The Diet has passed a bill to slash the number of lower house seats by 10 to 465 and rezone electoral districts in an effort to address the vote weight disparities among different regions.
The new law, enacted by a majority vote in the House of Councillors on Friday, calls for fewer House of Representatives members by cutting six single-seat constituencies and four proportional representation seats.
As redefining the electoral districts will require some time, an election under the amended system can only be conducted next year at the earliest. If an election is called before the procedure is completed, it will be held under the pre-reform system.
The latest change is intended to keep the vote weight disparities between the most and least populated single-seat constituencies below twofold—a threshold that when exceeded is seen by the Supreme Court as problematic from a constitutional point of view.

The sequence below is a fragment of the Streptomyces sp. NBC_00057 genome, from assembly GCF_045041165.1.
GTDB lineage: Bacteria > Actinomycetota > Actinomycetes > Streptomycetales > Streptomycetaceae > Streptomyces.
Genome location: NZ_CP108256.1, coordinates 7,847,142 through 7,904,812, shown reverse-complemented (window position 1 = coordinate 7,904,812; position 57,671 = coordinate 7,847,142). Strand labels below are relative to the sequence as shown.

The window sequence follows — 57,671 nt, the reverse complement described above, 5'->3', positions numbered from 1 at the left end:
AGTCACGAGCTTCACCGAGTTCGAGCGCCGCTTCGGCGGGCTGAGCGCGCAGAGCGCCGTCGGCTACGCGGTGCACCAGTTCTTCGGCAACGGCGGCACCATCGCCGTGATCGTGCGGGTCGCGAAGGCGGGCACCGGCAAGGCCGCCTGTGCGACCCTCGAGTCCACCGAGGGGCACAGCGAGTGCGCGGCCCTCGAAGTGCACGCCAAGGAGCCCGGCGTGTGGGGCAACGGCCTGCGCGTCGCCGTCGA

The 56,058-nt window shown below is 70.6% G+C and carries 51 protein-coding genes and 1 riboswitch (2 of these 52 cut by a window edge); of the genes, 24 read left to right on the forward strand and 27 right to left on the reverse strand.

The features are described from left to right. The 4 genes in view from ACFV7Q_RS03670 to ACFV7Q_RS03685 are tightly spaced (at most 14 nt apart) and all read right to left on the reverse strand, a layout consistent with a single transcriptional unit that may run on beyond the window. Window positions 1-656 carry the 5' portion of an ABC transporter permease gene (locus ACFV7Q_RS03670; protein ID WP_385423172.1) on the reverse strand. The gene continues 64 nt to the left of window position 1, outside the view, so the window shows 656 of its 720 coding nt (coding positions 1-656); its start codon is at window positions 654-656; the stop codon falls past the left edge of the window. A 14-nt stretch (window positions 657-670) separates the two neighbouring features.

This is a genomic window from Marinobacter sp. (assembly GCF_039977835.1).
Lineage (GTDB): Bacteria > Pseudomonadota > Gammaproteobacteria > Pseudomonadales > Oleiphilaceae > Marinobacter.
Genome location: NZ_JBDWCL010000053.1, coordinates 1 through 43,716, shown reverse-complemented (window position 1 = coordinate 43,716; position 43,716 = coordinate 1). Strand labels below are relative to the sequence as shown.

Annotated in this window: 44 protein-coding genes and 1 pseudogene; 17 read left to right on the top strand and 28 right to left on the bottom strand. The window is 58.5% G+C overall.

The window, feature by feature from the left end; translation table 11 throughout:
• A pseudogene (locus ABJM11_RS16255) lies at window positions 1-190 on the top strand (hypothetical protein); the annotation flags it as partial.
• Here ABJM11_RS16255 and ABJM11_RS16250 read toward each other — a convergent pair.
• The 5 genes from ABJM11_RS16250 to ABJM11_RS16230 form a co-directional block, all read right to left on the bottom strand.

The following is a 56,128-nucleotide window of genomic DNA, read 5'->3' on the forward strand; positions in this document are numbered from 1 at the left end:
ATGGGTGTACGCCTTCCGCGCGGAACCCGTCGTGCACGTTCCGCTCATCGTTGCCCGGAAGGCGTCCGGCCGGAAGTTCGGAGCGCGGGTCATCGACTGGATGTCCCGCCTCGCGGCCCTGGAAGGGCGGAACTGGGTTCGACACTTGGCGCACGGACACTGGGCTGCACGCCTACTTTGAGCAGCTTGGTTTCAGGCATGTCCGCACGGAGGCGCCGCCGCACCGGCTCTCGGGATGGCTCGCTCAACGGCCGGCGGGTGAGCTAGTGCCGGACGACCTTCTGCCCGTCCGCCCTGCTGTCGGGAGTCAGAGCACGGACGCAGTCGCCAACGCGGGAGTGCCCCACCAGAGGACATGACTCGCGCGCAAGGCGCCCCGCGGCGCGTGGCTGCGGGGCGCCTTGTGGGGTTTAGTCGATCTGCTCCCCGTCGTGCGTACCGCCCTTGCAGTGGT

The single-seat constituencies to be cut are in Aomori, Iwate, Mie, Nara, Kumamoto and Kagoshima prefectures, while the four proportional representation seats are from blocs in Tohoku, Hokuriku-Shinetsu, Kinki and Kyushu.
To better reflect the population of prefectures and regional blocs, the new law also calls for introducing a seat allocation method later based on a formula believed to have been proposed by John Quincy Adams, the sixth president of the United States.
But as the introduction will be based on the results of the 2020 national population census and subsequently unrealized until 2022 or later, opponents who sought immediate introduction of the so-called Adams method remain critical, saying a court could still rule against elections held under the new law.